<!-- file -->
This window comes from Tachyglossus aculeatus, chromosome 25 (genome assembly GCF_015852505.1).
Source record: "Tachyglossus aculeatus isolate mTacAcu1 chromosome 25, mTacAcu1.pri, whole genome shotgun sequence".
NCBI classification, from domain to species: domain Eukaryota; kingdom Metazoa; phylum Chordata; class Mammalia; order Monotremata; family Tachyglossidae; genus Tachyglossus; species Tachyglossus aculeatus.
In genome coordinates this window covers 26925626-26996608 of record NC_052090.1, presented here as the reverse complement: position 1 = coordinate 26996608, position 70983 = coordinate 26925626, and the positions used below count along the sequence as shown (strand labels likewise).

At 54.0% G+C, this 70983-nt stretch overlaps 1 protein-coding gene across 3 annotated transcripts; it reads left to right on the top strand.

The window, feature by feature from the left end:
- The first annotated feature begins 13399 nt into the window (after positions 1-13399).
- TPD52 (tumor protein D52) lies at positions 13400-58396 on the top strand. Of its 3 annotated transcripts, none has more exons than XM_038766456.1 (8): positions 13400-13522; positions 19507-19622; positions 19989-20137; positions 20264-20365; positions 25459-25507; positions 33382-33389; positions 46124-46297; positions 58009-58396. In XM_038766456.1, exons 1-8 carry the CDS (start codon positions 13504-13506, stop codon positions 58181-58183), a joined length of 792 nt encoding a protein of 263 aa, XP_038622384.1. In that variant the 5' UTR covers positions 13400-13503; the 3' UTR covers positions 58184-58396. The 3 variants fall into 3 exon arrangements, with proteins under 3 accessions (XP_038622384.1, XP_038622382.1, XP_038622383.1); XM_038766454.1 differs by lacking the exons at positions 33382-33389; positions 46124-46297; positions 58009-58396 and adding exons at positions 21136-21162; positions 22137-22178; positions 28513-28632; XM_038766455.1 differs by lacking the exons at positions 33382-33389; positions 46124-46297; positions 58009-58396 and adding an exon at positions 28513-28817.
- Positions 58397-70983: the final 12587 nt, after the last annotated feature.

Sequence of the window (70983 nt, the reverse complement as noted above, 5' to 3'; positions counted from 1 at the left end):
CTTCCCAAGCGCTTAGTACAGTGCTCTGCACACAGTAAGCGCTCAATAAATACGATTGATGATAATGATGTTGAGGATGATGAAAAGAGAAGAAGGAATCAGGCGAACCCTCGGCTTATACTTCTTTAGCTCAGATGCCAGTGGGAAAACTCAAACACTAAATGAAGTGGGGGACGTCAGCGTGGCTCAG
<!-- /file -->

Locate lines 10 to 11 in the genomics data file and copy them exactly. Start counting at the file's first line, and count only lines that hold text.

Sequence of the window (70983 nt, the reverse complement as noted above, 5' to 3'; positions counted from 1 at the left end):
CTTCCCAAGCGCTTAGTACAGTGCTCTGCACACAGTAAGCGCTCAATAAATACGATTGATGATAATGATGTTGAGGATGATGAAAAGAGAAGAAGGAATCAGGCGAACCCTCGGCTTATACTTCTTTAGCTCAGATGCCAGTGGGAAAACTCAAACACTAAATGAAGTGGGGGACGTCAGCGTGGCTCAG